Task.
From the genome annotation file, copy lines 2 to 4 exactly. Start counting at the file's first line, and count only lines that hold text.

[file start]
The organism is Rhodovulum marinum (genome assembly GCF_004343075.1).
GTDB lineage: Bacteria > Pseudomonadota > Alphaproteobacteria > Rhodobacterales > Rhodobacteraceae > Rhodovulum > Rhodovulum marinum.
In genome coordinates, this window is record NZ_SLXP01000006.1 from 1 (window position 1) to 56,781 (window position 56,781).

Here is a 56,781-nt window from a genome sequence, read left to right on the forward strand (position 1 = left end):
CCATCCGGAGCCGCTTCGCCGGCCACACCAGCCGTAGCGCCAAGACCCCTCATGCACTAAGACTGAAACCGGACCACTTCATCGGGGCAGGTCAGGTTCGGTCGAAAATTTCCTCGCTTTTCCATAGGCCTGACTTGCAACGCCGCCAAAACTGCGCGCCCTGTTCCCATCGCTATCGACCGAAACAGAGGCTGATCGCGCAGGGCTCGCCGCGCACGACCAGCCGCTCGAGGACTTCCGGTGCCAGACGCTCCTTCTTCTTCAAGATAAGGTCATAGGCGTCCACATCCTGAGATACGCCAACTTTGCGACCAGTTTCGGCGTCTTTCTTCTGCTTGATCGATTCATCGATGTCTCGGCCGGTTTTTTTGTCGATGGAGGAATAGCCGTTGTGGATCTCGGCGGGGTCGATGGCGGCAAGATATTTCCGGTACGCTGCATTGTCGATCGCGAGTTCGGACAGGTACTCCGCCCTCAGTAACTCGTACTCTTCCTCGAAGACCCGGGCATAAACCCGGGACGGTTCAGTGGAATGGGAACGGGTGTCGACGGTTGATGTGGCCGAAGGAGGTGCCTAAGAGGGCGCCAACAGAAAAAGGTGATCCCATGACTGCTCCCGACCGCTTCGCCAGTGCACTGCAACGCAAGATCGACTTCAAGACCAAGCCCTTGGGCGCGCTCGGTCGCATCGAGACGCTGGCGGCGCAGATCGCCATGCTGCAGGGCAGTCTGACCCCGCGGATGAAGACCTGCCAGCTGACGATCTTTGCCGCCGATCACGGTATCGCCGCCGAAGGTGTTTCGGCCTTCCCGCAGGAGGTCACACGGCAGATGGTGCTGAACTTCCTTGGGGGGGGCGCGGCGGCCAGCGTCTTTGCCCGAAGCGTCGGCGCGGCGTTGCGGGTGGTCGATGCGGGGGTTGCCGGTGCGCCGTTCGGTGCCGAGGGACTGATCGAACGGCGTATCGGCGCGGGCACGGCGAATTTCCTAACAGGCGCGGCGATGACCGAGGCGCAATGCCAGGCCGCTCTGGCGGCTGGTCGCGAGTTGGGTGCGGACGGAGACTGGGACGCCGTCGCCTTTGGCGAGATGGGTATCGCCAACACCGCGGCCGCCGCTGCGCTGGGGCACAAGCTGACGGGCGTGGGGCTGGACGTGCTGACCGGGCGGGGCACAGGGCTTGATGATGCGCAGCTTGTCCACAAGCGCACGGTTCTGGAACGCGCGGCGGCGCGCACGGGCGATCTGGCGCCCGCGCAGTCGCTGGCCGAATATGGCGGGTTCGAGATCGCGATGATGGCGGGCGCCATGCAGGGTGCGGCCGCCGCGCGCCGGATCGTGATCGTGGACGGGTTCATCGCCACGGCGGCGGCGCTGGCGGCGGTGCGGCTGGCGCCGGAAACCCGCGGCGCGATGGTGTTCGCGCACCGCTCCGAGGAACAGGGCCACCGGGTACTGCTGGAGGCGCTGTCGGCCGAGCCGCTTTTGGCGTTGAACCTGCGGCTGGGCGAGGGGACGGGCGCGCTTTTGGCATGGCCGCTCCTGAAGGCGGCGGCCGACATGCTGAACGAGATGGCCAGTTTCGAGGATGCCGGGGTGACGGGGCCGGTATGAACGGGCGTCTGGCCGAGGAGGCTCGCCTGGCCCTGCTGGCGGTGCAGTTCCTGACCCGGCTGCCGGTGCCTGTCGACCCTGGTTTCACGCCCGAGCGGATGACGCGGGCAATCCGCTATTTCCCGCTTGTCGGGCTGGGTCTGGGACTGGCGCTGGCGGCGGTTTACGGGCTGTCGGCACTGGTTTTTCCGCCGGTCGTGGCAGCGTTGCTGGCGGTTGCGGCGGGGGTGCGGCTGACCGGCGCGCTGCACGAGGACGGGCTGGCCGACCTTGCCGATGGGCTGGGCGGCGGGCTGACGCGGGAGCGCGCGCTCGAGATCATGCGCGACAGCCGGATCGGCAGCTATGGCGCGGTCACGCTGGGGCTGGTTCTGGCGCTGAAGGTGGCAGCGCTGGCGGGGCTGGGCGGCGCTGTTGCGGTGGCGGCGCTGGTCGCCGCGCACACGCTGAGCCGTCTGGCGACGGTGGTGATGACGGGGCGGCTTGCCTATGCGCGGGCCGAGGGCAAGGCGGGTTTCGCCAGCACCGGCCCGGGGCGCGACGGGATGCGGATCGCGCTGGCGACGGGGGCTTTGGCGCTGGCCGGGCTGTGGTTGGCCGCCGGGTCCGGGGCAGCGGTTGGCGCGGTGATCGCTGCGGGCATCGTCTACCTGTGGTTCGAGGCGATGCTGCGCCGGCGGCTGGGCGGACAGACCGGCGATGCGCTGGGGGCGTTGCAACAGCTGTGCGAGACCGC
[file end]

GTDB lineage: Bacteria > Pseudomonadota > Alphaproteobacteria > Rhodobacterales > Rhodobacteraceae > Rhodovulum > Rhodovulum marinum.
In genome coordinates, this window is record NZ_SLXP01000006.1 from 1 (window position 1) to 56,781 (window position 56,781).

Here is a 56,781-nt window from a genome sequence, read left to right on the forward strand (position 1 = left end):